Superior Presentations 69: Don't Speak at the Audience, Instead...

Speak to One Person at a Time

 
 
If you want to connect with the people in your audience you need to talk to each person one at a time. Each person needs to feel, "The speaker is talking to me!"

How do you accomplish that?

With direct eye contact and the right language.
 
Eye Contact
 
Imagine having lunch with a colleague who is sitting directly across the table from you. Throughout the 45-minute lunch that person never looks at you - not while you are talking or even while that person is talking to you. That person looks at the meal, out the window or at other people in the restaurant. Apparently you don't deserve even a sideways glance. How would you feel?

Now imagine how your audience might feel if you don't look at them. It's not enough to look at them as a group. Instead you must look a person directly in the eyes. As you deliver your presentation don't deliver a speech to the crowd. Instead make it appear that you are having many one-on-one conversations. Deliver a sentence or phrase to one person then connect with another, then another - until each person in the room feels that "The speaker spoke to me." You can enhance the feeling by occasionally smiling at an individual.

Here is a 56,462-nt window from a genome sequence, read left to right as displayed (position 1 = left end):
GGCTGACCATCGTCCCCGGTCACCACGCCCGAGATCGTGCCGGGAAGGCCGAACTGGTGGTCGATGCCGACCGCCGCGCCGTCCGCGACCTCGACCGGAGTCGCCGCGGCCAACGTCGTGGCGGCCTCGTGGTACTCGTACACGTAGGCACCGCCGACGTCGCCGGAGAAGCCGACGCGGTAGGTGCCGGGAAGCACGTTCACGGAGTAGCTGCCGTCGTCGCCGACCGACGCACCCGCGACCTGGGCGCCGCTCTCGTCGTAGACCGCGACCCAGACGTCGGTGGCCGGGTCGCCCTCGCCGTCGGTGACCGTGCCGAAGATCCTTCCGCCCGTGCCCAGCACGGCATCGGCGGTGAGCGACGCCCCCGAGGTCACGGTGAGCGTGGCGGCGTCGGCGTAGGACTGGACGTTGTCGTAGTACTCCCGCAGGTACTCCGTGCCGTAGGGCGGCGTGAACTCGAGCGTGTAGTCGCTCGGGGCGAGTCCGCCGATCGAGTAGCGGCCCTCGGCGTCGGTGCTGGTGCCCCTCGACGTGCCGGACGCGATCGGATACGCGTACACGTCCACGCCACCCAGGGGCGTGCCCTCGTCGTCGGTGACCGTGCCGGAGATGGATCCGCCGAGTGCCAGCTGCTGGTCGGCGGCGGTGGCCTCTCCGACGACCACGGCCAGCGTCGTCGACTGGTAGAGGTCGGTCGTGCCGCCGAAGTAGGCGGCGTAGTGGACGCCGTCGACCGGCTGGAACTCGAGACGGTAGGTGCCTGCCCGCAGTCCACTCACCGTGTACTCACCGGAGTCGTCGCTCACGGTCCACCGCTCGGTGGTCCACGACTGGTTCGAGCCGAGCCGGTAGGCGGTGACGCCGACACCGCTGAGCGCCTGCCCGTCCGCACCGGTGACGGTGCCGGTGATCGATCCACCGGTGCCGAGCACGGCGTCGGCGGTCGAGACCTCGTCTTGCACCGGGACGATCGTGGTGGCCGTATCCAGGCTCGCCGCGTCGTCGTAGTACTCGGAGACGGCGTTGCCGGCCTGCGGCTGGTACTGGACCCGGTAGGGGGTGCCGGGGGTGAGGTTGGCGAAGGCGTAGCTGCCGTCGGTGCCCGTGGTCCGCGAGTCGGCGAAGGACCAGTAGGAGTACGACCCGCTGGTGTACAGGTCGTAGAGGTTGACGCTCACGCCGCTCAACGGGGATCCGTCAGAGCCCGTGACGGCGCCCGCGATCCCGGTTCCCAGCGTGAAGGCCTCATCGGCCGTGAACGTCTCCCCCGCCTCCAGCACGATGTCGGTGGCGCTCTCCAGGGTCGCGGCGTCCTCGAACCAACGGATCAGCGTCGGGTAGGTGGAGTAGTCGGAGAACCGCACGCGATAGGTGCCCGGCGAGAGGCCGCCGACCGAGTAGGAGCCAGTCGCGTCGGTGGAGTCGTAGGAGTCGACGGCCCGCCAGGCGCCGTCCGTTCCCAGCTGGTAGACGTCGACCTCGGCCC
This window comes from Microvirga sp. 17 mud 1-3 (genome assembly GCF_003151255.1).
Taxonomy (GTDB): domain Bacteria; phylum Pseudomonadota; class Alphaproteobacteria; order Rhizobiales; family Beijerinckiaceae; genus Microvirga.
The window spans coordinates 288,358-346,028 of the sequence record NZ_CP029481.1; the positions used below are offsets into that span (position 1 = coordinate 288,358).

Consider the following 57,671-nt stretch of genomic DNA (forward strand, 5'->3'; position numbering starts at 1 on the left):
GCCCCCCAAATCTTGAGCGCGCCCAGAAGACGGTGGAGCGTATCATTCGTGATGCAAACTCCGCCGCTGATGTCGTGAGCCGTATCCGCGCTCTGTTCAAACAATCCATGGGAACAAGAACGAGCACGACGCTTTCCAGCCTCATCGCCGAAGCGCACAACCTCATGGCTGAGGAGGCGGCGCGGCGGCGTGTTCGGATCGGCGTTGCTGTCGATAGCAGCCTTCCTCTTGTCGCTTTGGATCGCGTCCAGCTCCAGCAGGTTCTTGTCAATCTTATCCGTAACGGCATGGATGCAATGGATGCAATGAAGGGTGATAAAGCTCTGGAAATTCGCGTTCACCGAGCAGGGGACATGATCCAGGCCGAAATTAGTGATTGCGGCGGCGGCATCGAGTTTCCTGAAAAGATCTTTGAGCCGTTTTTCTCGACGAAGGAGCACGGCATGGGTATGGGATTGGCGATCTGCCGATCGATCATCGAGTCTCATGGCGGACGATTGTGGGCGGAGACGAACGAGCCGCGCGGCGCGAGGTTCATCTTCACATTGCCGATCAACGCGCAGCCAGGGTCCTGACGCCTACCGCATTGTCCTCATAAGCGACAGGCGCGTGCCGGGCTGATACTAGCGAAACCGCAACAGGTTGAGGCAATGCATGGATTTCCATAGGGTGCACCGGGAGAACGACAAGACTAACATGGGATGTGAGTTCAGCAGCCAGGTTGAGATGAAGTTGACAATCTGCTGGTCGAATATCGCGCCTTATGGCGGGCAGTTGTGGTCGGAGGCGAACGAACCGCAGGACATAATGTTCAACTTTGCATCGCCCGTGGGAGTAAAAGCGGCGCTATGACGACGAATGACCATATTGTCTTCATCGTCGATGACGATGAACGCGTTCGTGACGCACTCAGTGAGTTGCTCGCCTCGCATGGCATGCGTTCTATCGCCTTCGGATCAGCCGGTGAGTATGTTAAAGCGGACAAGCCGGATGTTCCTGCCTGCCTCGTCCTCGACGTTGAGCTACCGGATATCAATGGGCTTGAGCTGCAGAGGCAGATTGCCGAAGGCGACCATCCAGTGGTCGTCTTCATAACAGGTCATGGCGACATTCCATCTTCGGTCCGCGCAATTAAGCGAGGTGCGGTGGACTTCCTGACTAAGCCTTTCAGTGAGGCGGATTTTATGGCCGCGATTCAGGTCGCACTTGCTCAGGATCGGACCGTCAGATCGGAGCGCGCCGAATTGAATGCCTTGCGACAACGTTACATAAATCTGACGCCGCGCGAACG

You might need to check your notes or your slides occasionally but make it a point to be looking at an individual 80% of the time.
 
Conversational Language

Use language that talks to an individual.

The most important word that helps you establish the one-to-one connection is the word "you". Say, "I'm happy to see you today." "Here's how this will help you." "You might be wondering how this works."

Don't say "you guys". That's trailer trash talk. It's okay when chatting with buddies at the bar but not for a business presentation. In addition it's treating your audience as a mob not individuals.

Construct and deliver every sentence as if you were talking to one person. When you look at a person, imagine that person is the only one you are talking to.

Avoid using these mob words: anybody, everybody and crowd.

How is everybody today? That's bad for two reasons. It lumps the people into a mob. It's also a dumb question because no one can speak for everybody.

Does anybody have a question? That's similar to everybody. It's a mob word and it's a dumb question.

What might you say instead? How are you today? Do you have a question?

Notice the difference.

Don't deliver a speech at your audience. Instead connect with each person by engaging in many one-on-one conversations.


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